7. A Brief History of the Ayers Saint Gross ACUHO-I Housing Book. We’ve been creating these tiny but informative books since 2005 for the annual ACUHO-I conference. We’ll see you in Providence in June with the 2017 edition.

8. Telling a Story with Data. Lisa Keith, head of our Space Analytics studio, wowed the KA Connect Conference with her data visualization expertise.

9. Ayers Saint Gross Reaches $1B in LEED Construction. With the LEED Silver certification of Georgetown University’s Ryan and Isaac Halls, our firm crossed the billion-dollar mark in LEED certified construction. To celebrate, we created an infographic that illustrates exactly what $1,000,000,000 in LEED construction looks like.

10. Going Green, Staying Green: How to Create and Enduring, Sustainable Landscape. Align your sustainability goals with available resources, and consider the life cycle costs of your choices.

The Endless Park: PARK(ing) Day 2016

September 21, 2016

PARK(ing) Day got its start in 2005, and has since become a global celebration of public space in urban contexts. As a firm, Ayers Saint Gross celebrates sustainability and the importance of green spaces as a necessary part of good urban design. This year the DC office was thrilled to tackle a parking space in NoMa and turn it into an “endless park.”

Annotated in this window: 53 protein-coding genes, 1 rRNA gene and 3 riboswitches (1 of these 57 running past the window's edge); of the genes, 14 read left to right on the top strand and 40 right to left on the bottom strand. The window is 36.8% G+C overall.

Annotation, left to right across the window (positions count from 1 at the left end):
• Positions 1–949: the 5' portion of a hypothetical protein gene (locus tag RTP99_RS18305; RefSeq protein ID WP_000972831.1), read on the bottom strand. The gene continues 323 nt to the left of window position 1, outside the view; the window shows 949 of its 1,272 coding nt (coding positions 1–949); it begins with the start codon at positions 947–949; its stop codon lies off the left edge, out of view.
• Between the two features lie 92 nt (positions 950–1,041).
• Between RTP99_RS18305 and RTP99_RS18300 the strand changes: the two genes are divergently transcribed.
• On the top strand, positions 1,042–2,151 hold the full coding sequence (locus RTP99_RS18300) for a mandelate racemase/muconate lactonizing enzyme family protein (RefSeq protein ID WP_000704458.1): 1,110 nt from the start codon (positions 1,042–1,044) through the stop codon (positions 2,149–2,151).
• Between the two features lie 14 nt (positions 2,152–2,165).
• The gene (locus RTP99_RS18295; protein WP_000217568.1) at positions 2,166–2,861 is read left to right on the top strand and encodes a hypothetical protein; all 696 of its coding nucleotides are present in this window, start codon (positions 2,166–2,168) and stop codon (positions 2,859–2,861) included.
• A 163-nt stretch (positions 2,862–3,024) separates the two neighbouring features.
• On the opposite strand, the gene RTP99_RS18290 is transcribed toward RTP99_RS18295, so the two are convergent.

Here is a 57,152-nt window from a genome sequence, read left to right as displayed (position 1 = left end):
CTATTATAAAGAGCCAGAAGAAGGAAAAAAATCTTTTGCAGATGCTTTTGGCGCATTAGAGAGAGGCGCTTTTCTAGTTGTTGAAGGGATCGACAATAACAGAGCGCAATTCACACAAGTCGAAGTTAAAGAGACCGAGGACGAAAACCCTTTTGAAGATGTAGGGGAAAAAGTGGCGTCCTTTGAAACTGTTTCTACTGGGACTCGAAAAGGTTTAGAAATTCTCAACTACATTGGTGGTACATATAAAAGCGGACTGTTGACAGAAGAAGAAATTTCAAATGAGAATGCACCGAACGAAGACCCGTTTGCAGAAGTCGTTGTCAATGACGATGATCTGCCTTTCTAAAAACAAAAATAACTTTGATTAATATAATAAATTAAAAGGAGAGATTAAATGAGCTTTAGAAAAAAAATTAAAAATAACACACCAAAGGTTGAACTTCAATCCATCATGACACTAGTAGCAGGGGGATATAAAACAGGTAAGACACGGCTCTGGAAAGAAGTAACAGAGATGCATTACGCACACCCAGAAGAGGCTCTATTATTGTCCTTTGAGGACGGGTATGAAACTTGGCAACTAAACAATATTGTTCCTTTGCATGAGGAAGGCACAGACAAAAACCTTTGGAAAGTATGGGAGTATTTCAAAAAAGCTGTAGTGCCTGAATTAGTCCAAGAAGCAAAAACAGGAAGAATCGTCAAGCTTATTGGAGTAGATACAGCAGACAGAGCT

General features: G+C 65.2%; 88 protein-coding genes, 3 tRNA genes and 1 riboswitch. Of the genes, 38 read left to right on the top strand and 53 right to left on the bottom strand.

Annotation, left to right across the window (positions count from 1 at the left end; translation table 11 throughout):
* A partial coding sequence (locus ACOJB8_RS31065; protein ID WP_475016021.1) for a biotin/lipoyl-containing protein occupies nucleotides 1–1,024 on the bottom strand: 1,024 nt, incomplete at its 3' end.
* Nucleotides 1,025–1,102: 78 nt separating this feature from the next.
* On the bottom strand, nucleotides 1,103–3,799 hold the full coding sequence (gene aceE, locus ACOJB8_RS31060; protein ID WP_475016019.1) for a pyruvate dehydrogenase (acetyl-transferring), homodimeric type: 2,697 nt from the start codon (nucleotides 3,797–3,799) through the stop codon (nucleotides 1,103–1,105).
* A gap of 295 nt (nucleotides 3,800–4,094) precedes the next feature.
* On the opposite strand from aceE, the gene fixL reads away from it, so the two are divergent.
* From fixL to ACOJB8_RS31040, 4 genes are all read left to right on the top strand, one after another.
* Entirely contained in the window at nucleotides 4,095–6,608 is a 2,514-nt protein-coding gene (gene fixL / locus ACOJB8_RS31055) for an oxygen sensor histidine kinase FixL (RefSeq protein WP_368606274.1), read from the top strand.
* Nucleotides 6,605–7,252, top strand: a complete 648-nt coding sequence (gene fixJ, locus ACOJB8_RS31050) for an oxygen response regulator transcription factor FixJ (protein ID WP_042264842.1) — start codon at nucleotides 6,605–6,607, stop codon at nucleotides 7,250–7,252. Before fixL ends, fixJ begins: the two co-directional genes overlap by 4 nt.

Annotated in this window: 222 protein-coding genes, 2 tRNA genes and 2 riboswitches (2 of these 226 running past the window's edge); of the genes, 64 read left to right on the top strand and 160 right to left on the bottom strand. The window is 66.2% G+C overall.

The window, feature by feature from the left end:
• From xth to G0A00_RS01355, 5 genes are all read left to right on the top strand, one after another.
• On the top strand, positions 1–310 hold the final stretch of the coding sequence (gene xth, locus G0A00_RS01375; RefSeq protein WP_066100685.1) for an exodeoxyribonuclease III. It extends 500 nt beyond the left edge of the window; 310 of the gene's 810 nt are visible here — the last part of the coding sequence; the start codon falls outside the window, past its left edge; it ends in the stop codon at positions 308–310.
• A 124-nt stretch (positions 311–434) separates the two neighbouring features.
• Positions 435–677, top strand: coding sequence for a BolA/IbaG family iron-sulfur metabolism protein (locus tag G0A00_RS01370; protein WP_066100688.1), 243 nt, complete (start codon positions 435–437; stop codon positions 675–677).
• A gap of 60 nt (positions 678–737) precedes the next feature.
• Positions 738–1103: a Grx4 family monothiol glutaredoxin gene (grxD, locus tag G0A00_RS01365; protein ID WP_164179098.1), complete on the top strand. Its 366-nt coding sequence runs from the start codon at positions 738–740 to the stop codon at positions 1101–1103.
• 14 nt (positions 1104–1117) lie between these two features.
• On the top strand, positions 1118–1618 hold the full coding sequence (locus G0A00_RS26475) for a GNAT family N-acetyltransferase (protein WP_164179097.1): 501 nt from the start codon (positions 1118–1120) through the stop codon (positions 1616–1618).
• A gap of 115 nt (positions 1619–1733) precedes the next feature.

The goal was to get passersby from the NoMa community to disrupt their daily routines and immerse themselves in an unexpected retreat while learning about urban sustainability practices.

We created our pop-up park out of salvaged wooden pallets from a local construction site, fresh layers of sod, and (most importantly) a series of mirrors. Mirrors have long been a go-to move for making interior spaces seem larger; we figured they could do the same thing for an outdoor space. Thus our mirrors faced each other, creating the illusion of an infinite, endless park.


We also had a series of posters informing park-goers about urban sustainability. All together it made for a relaxing and informative spot.